The Crimson has fielded a starting 11 that have been all but perfect in the last two contests, allowing a combined four points in the first three quarters of each of those games. If this defensive ferocity is sustainable, the Crimson’s fifth Ivy crown in six seasons is well within reach.
I used to be an idealistic young man.
I used to think that Harvard students would come to football games if you made them more fun. That deep within every student was the same innate desire to see players batter each other for glory. That getting A’s in college was easy. That Santa Claus was real. That Yale was a good school.
“I think that the success from last year gave us the confidence to know that we are good enough to compete very strongly in the Ivy League, and even nationally,” co-captain Ellie Cookson said. “However, we are not going to become complacent."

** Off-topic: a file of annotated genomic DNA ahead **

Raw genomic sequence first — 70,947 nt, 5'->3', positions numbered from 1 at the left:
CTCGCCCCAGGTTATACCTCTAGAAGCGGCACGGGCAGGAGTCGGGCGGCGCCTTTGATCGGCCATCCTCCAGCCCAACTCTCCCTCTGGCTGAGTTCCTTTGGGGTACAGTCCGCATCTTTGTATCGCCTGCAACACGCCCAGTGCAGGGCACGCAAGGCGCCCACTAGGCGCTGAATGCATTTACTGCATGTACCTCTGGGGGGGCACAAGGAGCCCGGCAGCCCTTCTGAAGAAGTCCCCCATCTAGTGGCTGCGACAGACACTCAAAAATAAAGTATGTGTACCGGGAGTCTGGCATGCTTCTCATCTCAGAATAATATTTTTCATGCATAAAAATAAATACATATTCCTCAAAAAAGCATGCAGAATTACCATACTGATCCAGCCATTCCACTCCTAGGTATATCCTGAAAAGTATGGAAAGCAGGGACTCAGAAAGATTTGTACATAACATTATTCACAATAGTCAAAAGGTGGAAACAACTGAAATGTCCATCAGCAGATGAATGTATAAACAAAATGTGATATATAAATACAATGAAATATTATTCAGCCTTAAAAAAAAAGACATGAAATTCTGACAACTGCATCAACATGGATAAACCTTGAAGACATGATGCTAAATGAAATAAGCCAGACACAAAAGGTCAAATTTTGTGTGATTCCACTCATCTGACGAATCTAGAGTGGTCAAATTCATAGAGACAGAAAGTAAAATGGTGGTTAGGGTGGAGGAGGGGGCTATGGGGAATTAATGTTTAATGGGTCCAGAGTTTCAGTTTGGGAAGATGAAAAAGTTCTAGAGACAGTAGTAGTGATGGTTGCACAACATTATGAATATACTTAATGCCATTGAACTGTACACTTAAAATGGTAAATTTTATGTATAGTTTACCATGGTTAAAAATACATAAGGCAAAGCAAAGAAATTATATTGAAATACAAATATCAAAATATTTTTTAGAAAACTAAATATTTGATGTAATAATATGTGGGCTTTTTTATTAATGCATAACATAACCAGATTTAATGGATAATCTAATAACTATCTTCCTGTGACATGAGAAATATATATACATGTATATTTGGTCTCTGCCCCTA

Over the summer, the Crimson track and field team sent five athletes to the NCAA Outdoor Championships and qualified four for their respective junior national teams, representing the nations of the United States, United Kingdom, Canada, and Germany.
A total of 15 Harvard student-athletes qualified for the NCAA Eastern Preliminary Meet for track and field. After three days of competition, four athletes in five events will advance to the National Outdoor Championships.
Doing just as well on the West Coast as they tend to do on the east, Harvard's sprinters had a standout weekend. The women's 4x100 team finished in 44.87 seconds, the second-fastest time in conference history.